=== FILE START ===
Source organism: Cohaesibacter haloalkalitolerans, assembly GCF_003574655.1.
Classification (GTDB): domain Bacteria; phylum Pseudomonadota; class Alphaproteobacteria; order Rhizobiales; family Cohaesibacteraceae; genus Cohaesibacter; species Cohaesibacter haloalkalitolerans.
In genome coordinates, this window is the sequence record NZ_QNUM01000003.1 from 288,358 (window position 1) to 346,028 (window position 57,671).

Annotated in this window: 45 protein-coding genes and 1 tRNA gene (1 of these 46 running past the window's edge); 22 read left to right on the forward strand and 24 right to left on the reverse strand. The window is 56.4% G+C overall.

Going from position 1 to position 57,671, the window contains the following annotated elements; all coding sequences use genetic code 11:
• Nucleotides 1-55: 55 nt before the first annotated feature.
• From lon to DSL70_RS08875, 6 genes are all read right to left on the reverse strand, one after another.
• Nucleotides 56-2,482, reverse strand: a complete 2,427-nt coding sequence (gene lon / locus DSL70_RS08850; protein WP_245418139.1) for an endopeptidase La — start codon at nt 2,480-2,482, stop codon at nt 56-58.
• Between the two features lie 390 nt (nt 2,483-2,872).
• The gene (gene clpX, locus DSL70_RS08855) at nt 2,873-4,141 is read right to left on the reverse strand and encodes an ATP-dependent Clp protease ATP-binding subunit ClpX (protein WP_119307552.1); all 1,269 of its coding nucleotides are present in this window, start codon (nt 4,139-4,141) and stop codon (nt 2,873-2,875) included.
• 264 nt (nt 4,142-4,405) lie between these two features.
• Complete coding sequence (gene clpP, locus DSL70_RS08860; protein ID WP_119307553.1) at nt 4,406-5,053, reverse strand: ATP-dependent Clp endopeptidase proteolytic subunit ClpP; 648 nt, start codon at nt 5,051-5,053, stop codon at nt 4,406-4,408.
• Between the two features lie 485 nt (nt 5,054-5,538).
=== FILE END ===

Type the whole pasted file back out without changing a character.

Source organism: Cohaesibacter haloalkalitolerans, assembly GCF_003574655.1.
Classification (GTDB): domain Bacteria; phylum Pseudomonadota; class Alphaproteobacteria; order Rhizobiales; family Cohaesibacteraceae; genus Cohaesibacter; species Cohaesibacter haloalkalitolerans.
In genome coordinates, this window is the sequence record NZ_QNUM01000003.1 from 288,358 (window position 1) to 346,028 (window position 57,671).

Annotated in this window: 45 protein-coding genes and 1 tRNA gene (1 of these 46 running past the window's edge); 22 read left to right on the forward strand and 24 right to left on the reverse strand. The window is 56.4% G+C overall.

Going from position 1 to position 57,671, the window contains the following annotated elements; all coding sequences use genetic code 11:
• Nucleotides 1-55: 55 nt before the first annotated feature.
• From lon to DSL70_RS08875, 6 genes are all read right to left on the reverse strand, one after another.
• Nucleotides 56-2,482, reverse strand: a complete 2,427-nt coding sequence (gene lon / locus DSL70_RS08850; protein WP_245418139.1) for an endopeptidase La — start codon at nt 2,480-2,482, stop codon at nt 56-58.
• Between the two features lie 390 nt (nt 2,483-2,872).
• The gene (gene clpX, locus DSL70_RS08855) at nt 2,873-4,141 is read right to left on the reverse strand and encodes an ATP-dependent Clp protease ATP-binding subunit ClpX (protein WP_119307552.1); all 1,269 of its coding nucleotides are present in this window, start codon (nt 4,139-4,141) and stop codon (nt 2,873-2,875) included.
• 264 nt (nt 4,142-4,405) lie between these two features.
• Complete coding sequence (gene clpP, locus DSL70_RS08860; protein ID WP_119307553.1) at nt 4,406-5,053, reverse strand: ATP-dependent Clp endopeptidase proteolytic subunit ClpP; 648 nt, start codon at nt 5,051-5,053, stop codon at nt 4,406-4,408.
• Between the two features lie 485 nt (nt 5,054-5,538).